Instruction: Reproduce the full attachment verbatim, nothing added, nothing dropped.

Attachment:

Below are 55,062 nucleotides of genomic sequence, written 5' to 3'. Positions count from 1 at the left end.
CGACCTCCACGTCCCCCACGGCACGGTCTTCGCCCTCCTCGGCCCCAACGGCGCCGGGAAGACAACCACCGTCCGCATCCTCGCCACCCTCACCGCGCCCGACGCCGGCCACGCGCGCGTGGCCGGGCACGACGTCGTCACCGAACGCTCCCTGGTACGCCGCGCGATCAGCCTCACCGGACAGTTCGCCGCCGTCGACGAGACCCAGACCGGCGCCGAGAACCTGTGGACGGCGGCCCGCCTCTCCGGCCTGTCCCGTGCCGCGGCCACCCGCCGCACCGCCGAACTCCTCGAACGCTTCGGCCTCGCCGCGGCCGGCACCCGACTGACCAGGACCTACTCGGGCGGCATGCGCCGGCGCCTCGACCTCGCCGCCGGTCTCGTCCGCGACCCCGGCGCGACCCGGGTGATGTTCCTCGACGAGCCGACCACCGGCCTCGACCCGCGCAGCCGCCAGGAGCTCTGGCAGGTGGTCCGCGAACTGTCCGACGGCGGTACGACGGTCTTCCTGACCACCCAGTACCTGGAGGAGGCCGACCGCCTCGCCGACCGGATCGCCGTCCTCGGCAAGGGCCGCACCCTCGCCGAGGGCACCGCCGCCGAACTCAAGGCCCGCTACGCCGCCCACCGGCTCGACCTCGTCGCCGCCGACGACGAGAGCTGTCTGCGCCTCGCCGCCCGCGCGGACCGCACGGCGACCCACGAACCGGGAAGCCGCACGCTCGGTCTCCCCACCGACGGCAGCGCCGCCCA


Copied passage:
Below are 55,062 nucleotides of genomic sequence, written 5' to 3'. Positions count from 1 at the left end.
CGACCTCCACGTCCCCCACGGCACGGTCTTCGCCCTCCTCGGCCCCAACGGCGCCGGGAAGACAACCACCGTCCGCATCCTCGCCACCCTCACCGCGCCCGACGCCGGCCACGCGCGCGTGGCCGGGCACGACGTCGTCACCGAACGCTCCCTGGTACGCCGCGCGATCAGCCTCACCGGACAGTTCGCCGCCGTCGACGAGACCCAGACCGGCGCCGAGAACCTGTGGACGGCGGCCCGCCTCTCCGGCCTGTCCCGTGCCGCGGCCACCCGCCGCACCGCCGAACTCCTCGAACGCTTCGGCCTCGCCGCGGCCGGCACCCGACTGACCAGGACCTACTCGGGCGGCATGCGCCGGCGCCTCGACCTCGCCGCCGGTCTCGTCCGCGACCCCGGCGCGACCCGGGTGATGTTCCTCGACGAGCCGACCACCGGCCTCGACCCGCGCAGCCGCCAGGAGCTCTGGCAGGTGGTCCGCGAACTGTCCGACGGCGGTACGACGGTCTTCCTGACCACCCAGTACCTGGAGGAGGCCGACCGCCTCGCCGACCGGATCGCCGTCCTCGGCAAGGGCCGCACCCTCGCCGAGGGCACCGCCGCCGAACTCAAGGCCCGCTACGCCGCCCACCGGCTCGACCTCGTCGCCGCCGACGACGAGAGCTGTCTGCGCCTCGCCGCCCGCGCGGACCGCACGGCGACCCACGAACCGGGAAGCCGCACGCTCGGTCTCCCCACCGACGGCAGCGCCGCCCA